Born in the French Duchy of Lorraine, Margaret of Anjou grew up in France before her marriage to Henry VI in 1445. The marriage was somewhat controversial, in that there was no dowry given to the English Crown for Margaret by the French. Instead it was agreed that Charles VII of France, who was at war with Henry in The Hundred Years' War in France, would be given the lands of Maine and Anjou from the English. When this decision became public, it tore up already fractured relationships amongst the king’s council.
She was fifteen years old when she was crowned queen consort at Westminster Abbey. She was described as beautiful, and furthermore 'already a woman: passionate and proud and strong-willed'.
A breakdown in law and order, corruption, the distribution of royal land to the king's court favourites, and the continued loss of land in France meant Henry and his French queen’s rule became unpopular. Returning troops, who had often not been paid, added to the lawlessness and prompted a rebellion by Jack Cade.
Henry lost Normandy in 1450 and other French territory followed. Soon only Calais remained. This loss weakened Henry and is thought to have started the breakdown of his mental health.
Margaret gave birth to their only son, Edward of Lancaster, in 1453. It was rumoured that the king was incapable of fathering a child and that the baby was the result of an affair between Margaret and one of her favourites; Edmund Beaufort 1st Duke of Somerset and James Butler Earl of Wiltshire were both named as possible fathers. But there’s no evidence to confirm this and Henry certainly accepted the boy as his own.
Unable to rouse Henry from his catatonic state, Margaret ruled the kingdom in his place. It was she who called for a Great Council in May 1455 that excluded Richard Duke of York, sparking the series of battles between York and Lancaster that would last more than thirty years.
Margaret attempted to raise support for the Lancastrian cause. Lancaster won at the Battle of Wakefield where the Duke of York was beheaded, and followed up with a victory at the Second Battle of St Albans (at which she was present) against Warwick, recapturing her husband. But the Yorks won at Towton in 1461, led by the duke’s son Edward, who deposed King Henry and proclaimed himself Edward IV.
Margaret took her son Edward and fled to Scotland and plotted their return. When Warwick fell out with Edward over his marriage to Elizabeth Woodville, Margaret and he formed an alliance; together they restored Henry to the throne. To cement their deal, Warwick’s daughter, Anne Neville, was married to Margaret's son Edward.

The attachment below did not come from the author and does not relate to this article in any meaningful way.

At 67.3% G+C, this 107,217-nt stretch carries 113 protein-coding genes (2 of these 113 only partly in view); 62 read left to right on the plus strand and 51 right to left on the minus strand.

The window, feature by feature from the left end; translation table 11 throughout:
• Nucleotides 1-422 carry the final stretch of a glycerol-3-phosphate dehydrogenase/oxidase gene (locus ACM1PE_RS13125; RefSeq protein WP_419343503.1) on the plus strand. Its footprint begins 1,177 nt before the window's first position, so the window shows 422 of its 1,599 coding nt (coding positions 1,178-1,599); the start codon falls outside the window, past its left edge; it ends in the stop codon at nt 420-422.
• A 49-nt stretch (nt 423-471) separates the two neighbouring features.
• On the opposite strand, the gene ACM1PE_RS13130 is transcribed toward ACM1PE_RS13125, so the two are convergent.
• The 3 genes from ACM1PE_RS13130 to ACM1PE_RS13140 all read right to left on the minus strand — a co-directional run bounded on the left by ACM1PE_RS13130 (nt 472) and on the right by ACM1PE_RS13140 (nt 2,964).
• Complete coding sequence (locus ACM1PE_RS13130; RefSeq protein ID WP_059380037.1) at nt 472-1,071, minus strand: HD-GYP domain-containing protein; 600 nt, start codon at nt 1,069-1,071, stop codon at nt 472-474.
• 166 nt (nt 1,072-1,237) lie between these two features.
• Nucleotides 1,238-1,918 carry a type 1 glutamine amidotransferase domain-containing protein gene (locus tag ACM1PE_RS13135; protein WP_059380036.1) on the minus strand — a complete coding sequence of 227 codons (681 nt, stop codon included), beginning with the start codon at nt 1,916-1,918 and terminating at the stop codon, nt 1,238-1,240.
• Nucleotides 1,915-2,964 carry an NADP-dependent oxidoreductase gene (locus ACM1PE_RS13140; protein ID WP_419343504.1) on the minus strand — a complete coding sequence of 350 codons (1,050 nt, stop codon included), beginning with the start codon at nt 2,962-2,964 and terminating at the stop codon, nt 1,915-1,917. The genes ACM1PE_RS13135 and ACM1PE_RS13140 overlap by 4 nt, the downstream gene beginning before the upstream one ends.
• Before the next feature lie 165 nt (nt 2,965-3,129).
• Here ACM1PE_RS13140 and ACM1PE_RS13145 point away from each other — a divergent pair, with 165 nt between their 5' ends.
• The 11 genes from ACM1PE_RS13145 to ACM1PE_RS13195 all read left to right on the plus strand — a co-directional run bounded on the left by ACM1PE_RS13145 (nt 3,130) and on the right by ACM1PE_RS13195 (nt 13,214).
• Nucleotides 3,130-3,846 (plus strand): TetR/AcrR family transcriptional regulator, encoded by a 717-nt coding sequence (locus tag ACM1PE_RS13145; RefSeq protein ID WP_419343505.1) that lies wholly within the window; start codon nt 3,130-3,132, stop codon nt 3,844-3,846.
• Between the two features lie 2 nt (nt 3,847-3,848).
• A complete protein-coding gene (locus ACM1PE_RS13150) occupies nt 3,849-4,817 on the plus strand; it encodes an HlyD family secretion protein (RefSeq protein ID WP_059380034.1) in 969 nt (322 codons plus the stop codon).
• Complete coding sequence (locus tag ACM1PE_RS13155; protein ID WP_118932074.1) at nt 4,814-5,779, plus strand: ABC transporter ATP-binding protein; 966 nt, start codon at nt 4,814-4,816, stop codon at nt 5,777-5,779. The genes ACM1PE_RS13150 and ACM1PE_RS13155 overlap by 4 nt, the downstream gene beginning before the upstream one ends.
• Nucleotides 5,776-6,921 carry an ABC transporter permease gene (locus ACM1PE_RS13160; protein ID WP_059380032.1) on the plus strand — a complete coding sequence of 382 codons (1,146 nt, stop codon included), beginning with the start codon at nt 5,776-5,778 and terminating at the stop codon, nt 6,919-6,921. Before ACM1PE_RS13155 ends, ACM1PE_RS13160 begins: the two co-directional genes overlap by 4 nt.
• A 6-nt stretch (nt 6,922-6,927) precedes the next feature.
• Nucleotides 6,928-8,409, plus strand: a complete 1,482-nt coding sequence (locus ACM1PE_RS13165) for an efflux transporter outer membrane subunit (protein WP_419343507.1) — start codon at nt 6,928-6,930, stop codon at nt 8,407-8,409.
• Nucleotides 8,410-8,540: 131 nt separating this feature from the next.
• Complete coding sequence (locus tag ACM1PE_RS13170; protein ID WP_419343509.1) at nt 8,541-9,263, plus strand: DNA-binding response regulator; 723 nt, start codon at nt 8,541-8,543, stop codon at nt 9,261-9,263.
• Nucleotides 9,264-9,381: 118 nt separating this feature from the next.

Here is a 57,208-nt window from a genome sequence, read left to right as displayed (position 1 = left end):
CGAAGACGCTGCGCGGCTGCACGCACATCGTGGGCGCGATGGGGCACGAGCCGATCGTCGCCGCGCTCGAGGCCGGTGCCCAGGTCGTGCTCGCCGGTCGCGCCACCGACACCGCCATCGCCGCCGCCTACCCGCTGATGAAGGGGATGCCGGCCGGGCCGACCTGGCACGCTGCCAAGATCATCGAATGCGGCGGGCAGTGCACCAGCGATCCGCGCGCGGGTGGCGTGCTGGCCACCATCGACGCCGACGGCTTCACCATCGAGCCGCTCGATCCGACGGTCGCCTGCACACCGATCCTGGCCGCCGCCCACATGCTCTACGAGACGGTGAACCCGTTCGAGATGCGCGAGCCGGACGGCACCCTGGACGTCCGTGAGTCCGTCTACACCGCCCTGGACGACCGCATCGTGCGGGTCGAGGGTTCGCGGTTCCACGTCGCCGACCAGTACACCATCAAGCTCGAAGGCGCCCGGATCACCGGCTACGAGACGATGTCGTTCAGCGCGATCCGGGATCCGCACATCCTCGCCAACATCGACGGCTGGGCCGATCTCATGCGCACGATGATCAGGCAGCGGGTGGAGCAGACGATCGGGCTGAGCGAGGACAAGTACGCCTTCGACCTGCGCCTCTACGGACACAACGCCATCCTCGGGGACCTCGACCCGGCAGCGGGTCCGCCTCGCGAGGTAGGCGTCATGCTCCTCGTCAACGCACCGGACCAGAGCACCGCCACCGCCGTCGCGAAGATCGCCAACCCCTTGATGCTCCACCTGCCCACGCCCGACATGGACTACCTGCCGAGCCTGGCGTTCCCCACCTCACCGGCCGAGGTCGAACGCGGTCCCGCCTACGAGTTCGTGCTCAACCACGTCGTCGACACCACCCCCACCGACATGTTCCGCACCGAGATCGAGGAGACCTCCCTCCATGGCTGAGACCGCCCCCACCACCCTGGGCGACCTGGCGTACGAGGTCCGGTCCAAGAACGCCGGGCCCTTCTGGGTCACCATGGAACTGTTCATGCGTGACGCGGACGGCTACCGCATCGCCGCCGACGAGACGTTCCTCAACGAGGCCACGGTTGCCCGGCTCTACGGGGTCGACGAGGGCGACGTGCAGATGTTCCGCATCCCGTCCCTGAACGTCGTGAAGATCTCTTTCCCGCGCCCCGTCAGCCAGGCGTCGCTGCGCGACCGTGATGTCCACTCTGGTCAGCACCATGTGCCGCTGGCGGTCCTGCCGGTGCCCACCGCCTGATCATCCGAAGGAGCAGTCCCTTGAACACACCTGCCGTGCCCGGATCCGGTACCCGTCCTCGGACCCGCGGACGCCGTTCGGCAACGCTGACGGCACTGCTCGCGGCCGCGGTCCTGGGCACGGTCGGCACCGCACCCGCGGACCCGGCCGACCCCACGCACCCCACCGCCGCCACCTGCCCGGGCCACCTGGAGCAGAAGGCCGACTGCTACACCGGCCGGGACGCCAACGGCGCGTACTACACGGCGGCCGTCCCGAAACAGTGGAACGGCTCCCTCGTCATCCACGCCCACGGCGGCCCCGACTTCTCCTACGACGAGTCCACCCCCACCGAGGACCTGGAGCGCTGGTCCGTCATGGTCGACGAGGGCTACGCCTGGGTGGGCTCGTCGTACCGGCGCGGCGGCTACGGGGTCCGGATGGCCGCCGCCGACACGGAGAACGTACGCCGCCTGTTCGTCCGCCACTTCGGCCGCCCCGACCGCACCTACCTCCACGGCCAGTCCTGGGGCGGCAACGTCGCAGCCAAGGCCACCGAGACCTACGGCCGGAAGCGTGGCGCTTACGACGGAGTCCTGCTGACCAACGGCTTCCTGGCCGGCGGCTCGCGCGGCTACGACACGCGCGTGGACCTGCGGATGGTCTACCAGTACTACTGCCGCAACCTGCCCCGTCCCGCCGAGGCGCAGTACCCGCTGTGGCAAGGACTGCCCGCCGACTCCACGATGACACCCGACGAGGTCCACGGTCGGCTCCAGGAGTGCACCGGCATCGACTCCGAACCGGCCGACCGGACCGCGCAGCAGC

Their success was brief; Margaret was taken prisoner by the victorious Yorkists after the Lancastrian defeat at Tewkesbury, where her son Edward was killed. In 1475, she was ransomed by her cousin, King Louis XI of France. She went to live in France as a poor relation of the French king, and she died there at the age of 52.
Margaret’s energy, ambitions and commitment to her cause is a struggle for some male historians; by some she has been considered to be a pseudo-man. Polydore Vergil described her as ‘A woman of sufficient forecast, very desirous of renown, full of policy, council, comely behaviour, and all manly qualities …’. This is the start of the interrogation of Queen Margaret of Anjou’s femininity that has gone on until our own times. In a very little while this queen who fought so courageously for her son, her husband, and her House, would become not even a man but described by Shakespeare as a beast: a ‘she-wolf'.
She-wolf of France, but worse than wolves of France...
Women are soft, mild, pitiful, and flexible;
Thou stern, obdurate, flinty, rough, remorseless
SOURCE: Shakespeare, W. Henry VI: Part III, 1.4.111, 141-142
‘We are to go to France with a great party to fetch home the king’s bride.’
‘It has been decided?’ The marriage of Henry has been a long time coming. My own first husband, Lord John, was picking out French princesses for him, when I was a new bride. ‘At last?’
‘You have missed all the gossip while you were in confinement, but yes, it is decided at last. And she is a kinswoman to you.’
‘Margaret!’ I guess at once. ‘Margaret of Anjou.’
He kisses me as a reward. ‘Very clever, and since your sister is married to her uncle, you and I are to go and fetch her from France.’
From The White Queen
Behind their train comes Margaret of Anjou seated on a litter drawn by mules, white faced and grim. They don't exactly bind her hands and feet and put a silver chain around her throat, but I think everyone understands well enough that this woman is defeated and will not rise from her defeat. I take Elizabeth with me when I greet Edward at the gate of the Tower because I want my little daughter to see this woman, who has been a terror to her for all her five years, to see her defeated and to know that we are all safe from the woman she calls the Bad Queen.
Image: Margaret of Anjou receiving the Book of Romances. From an illuminated manuscript by the Talbot Master (circa 1445, British Library).